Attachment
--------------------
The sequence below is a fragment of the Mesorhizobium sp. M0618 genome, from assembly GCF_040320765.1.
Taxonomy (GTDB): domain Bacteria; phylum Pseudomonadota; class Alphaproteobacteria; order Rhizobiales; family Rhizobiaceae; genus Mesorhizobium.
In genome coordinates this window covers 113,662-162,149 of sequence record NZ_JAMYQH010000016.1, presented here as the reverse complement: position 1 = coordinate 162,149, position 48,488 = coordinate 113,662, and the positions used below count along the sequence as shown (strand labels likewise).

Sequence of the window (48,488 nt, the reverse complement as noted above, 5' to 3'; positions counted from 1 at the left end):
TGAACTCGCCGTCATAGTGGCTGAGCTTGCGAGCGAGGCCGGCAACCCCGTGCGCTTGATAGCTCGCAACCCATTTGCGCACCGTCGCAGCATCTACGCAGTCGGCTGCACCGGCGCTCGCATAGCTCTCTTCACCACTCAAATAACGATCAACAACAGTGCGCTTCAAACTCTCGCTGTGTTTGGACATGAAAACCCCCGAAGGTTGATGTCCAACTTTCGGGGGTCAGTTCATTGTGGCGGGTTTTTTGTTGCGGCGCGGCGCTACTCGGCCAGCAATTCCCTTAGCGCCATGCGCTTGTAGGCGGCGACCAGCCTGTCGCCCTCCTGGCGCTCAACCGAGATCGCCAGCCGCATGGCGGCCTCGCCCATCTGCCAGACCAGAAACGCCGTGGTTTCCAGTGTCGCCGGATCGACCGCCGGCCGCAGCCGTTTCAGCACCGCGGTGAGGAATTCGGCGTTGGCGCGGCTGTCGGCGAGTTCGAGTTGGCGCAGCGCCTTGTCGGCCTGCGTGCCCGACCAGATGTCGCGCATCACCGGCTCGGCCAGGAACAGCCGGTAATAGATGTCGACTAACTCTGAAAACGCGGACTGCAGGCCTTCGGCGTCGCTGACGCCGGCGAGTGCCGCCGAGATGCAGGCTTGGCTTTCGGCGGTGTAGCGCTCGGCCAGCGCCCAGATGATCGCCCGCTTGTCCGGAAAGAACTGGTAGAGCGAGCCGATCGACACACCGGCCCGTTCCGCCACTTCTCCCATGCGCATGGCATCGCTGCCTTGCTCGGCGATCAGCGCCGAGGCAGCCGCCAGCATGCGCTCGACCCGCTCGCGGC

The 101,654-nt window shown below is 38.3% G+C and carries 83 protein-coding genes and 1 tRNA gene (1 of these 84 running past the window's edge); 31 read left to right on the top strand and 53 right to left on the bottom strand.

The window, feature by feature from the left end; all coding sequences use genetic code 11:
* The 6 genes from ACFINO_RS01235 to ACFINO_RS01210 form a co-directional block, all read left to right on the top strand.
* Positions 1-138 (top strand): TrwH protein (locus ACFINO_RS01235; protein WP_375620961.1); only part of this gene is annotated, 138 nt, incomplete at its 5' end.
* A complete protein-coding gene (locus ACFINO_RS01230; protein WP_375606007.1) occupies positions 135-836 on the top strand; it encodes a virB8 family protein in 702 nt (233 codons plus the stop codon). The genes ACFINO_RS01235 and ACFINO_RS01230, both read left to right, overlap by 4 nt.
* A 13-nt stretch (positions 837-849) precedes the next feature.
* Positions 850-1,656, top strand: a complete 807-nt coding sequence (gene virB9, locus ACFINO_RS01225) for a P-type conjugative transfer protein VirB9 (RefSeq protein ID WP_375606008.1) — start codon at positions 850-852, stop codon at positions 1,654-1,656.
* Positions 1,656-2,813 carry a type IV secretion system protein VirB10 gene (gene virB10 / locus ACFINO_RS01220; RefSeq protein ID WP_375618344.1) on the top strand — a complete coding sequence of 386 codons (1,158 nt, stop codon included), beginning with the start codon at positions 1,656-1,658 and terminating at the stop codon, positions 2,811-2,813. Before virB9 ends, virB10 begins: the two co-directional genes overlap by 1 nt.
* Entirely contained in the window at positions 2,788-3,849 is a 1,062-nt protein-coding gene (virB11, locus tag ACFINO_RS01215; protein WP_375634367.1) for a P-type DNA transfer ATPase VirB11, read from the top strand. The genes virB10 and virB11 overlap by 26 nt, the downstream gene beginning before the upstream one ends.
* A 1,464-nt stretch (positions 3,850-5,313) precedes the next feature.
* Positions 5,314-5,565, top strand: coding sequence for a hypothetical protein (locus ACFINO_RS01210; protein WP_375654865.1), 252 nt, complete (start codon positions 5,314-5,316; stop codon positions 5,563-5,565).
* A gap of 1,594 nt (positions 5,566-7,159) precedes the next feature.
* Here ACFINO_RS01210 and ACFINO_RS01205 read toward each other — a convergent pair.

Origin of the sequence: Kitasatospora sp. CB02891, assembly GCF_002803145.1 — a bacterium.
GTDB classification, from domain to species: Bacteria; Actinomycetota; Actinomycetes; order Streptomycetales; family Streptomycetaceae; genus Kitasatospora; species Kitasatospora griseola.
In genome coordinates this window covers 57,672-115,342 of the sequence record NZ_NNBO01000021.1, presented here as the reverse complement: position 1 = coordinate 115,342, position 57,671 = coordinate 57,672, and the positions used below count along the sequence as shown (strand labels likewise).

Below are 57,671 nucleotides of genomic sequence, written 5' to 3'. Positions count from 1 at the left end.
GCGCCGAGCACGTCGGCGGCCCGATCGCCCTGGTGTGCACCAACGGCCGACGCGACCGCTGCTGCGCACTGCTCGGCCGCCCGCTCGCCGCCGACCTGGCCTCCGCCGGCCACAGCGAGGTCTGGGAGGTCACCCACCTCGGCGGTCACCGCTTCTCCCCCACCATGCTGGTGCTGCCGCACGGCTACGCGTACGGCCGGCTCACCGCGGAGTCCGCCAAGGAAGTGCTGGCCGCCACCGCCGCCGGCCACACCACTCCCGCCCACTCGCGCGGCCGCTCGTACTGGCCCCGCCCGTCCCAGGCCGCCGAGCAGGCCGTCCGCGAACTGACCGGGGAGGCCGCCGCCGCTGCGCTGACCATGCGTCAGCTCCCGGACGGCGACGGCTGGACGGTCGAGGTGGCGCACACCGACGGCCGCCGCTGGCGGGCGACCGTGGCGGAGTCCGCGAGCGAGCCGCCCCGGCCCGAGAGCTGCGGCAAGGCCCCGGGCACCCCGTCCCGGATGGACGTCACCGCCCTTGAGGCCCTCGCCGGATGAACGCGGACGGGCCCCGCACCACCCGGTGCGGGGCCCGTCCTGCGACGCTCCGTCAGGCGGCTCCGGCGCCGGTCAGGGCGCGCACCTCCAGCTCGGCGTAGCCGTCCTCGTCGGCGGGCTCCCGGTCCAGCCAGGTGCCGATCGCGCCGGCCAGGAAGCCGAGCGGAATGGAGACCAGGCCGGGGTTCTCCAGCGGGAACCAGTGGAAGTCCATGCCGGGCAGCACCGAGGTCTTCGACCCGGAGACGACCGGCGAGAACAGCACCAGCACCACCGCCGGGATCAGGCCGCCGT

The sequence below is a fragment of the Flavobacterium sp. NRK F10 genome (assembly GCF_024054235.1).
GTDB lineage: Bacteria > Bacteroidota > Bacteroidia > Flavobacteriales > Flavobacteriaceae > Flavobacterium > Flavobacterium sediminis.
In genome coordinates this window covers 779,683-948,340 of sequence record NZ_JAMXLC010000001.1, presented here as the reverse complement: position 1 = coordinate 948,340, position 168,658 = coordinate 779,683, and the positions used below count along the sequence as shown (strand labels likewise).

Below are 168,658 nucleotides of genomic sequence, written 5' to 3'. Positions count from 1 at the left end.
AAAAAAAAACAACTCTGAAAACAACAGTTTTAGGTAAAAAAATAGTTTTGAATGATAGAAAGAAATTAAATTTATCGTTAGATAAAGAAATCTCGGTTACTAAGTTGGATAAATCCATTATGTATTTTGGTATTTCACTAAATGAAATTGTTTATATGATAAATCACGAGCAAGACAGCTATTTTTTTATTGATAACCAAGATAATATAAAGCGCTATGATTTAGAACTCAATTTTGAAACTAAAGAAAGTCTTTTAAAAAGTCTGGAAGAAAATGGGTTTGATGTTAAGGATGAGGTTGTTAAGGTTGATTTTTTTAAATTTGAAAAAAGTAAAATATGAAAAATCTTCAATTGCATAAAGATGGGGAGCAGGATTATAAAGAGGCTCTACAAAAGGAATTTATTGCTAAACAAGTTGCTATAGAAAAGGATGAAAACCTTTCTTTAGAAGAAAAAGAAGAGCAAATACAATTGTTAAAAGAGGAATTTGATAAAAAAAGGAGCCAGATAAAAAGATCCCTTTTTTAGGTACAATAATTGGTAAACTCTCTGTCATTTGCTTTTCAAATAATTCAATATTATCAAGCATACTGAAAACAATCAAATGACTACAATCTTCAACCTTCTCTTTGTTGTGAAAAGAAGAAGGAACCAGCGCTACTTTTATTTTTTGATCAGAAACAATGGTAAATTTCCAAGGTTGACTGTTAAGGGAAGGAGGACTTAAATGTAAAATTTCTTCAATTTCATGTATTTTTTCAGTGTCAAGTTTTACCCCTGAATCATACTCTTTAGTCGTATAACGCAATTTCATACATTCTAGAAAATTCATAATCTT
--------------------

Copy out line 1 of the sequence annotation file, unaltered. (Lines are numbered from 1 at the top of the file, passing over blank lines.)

The sequence below is a fragment of the Mesorhizobium sp. M0618 genome, from assembly GCF_040320765.1.